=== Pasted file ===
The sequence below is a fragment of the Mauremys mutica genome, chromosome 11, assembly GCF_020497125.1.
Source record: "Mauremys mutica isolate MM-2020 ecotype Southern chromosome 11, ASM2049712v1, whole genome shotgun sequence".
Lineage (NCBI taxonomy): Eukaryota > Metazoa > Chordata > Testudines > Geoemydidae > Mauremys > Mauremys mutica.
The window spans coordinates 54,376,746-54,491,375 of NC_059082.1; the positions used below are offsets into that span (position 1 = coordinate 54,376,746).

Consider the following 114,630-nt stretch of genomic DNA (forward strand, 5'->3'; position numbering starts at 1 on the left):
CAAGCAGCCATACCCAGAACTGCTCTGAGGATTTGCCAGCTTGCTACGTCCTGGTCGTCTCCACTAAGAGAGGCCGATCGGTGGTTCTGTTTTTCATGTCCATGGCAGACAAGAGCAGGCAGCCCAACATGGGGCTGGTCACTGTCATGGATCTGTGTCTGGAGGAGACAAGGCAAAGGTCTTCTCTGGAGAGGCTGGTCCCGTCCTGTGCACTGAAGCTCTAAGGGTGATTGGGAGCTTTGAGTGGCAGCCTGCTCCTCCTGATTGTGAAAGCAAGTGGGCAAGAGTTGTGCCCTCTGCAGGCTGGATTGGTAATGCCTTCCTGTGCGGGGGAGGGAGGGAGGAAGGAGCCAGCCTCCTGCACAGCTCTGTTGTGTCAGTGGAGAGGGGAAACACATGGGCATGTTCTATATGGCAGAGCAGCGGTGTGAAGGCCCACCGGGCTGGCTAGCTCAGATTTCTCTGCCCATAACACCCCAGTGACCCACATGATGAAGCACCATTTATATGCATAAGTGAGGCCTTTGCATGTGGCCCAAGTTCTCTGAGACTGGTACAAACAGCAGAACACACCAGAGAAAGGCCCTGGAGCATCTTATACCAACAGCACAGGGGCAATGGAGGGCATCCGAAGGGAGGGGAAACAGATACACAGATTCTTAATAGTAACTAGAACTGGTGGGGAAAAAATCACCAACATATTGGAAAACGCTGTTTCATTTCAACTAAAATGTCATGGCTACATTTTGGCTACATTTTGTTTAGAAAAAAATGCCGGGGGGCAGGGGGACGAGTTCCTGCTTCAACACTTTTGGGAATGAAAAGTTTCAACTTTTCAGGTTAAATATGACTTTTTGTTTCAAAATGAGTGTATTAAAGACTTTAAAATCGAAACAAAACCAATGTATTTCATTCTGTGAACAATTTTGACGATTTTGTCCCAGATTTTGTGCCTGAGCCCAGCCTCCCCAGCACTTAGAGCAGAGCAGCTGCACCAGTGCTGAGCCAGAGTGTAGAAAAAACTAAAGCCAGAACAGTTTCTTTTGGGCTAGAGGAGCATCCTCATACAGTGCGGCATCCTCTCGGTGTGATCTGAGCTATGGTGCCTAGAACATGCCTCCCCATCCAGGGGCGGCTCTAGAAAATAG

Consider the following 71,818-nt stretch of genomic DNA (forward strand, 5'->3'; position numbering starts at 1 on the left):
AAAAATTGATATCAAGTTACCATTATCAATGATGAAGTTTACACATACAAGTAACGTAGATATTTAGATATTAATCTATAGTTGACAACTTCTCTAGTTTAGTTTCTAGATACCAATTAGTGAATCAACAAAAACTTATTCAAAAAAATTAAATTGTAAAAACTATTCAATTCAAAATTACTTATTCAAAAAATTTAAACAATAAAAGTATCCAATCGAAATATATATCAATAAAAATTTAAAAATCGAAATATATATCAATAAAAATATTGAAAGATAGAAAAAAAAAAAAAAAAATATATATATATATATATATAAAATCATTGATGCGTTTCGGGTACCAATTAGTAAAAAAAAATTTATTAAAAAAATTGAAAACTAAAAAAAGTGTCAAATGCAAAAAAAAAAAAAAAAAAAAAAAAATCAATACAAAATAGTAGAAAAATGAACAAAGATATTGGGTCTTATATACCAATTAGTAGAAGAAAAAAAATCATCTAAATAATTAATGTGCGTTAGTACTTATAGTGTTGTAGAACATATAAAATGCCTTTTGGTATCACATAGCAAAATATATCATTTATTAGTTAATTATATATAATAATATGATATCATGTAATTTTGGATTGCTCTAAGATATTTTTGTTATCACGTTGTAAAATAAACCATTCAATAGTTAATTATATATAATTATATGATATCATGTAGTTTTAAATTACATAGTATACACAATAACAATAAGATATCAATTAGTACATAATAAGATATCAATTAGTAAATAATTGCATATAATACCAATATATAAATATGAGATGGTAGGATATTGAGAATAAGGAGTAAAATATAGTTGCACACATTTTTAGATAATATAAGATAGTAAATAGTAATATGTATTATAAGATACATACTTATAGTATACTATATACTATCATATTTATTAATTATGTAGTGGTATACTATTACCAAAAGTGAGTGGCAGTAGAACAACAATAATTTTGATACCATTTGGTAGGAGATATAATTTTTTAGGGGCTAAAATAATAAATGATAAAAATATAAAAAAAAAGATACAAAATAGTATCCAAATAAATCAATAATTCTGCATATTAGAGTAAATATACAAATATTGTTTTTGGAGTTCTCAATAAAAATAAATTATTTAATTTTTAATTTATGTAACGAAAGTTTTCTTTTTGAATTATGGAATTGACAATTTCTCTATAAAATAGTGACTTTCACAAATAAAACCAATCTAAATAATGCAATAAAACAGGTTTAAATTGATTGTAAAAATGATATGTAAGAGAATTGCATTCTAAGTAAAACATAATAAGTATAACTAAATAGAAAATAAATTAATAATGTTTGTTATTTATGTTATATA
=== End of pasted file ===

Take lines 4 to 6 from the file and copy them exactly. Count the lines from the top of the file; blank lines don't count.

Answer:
The window spans coordinates 54,376,746-54,491,375 of NC_059082.1; the positions used below are offsets into that span (position 1 = coordinate 54,376,746).

Consider the following 114,630-nt stretch of genomic DNA (forward strand, 5'->3'; position numbering starts at 1 on the left):
CAAGCAGCCATACCCAGAACTGCTCTGAGGATTTGCCAGCTTGCTACGTCCTGGTCGTCTCCACTAAGAGAGGCCGATCGGTGGTTCTGTTTTTCATGTCCATGGCAGACAAGAGCAGGCAGCCCAACATGGGGCTGGTCACTGTCATGGATCTGTGTCTGGAGGAGACAAGGCAAAGGTCTTCTCTGGAGAGGCTGGTCCCGTCCTGTGCACTGAAGCTCTAAGGGTGATTGGGAGCTTTGAGTGGCAGCCTGCTCCTCCTGATTGTGAAAGCAAGTGGGCAAGAGTTGTGCCCTCTGCAGGCTGGATTGGTAATGCCTTCCTGTGCGGGGGAGGGAGGGAGGAAGGAGCCAGCCTCCTGCACAGCTCTGTTGTGTCAGTGGAGAGGGGAAACACATGGGCATGTTCTATATGGCAGAGCAGCGGTGTGAAGGCCCACCGGGCTGGCTAGCTCAGATTTCTCTGCCCATAACACCCCAGTGACCCACATGATGAAGCACCATTTATATGCATAAGTGAGGCCTTTGCATGTGGCCCAAGTTCTCTGAGACTGGTACAAACAGCAGAACACACCAGAGAAAGGCCCTGGAGCATCTTATACCAACAGCACAGGGGCAATGGAGGGCATCCGAAGGGAGGGGAAACAGATACACAGATTCTTAATAGTAACTAGAACTGGTGGGGAAAAAATCACCAACATATTGGAAAACGCTGTTTCATTTCAACTAAAATGTCATGGCTACATTTTGGCTACATTTTGTTTAGAAAAAAATGCCGGGGGGCAGGGGGACGAGTTCCTGCTTCAACACTTTTGGGAATGAAAAGTTTCAACTTTTCAGGTTAAATATGACTTTTTGTTTCAAAATGAGTGTATTAAAGACTTTAAAATCGAAACAAAACCAATGTATTTCATTCTGTGAACAATTTTGACGATTTTGTCCCAGATTTTGTGCCTGAGCCCAGCCTCCCCAGCACTTAGAGCAGAGCAGCTGCACCAGTGCTGAGCCAGAGTGTAGAAAAAACTAAAGCCAGAACAGTTTCTTTTGGGCTAGAGGAGCATCCTCATACAGTGCGGCATCCTCTCGGTGTGATCTGAGCTATGGTGCCTAGAACATGCCTCCCCATCCAGGGGCGGCTCTAGAAAATAG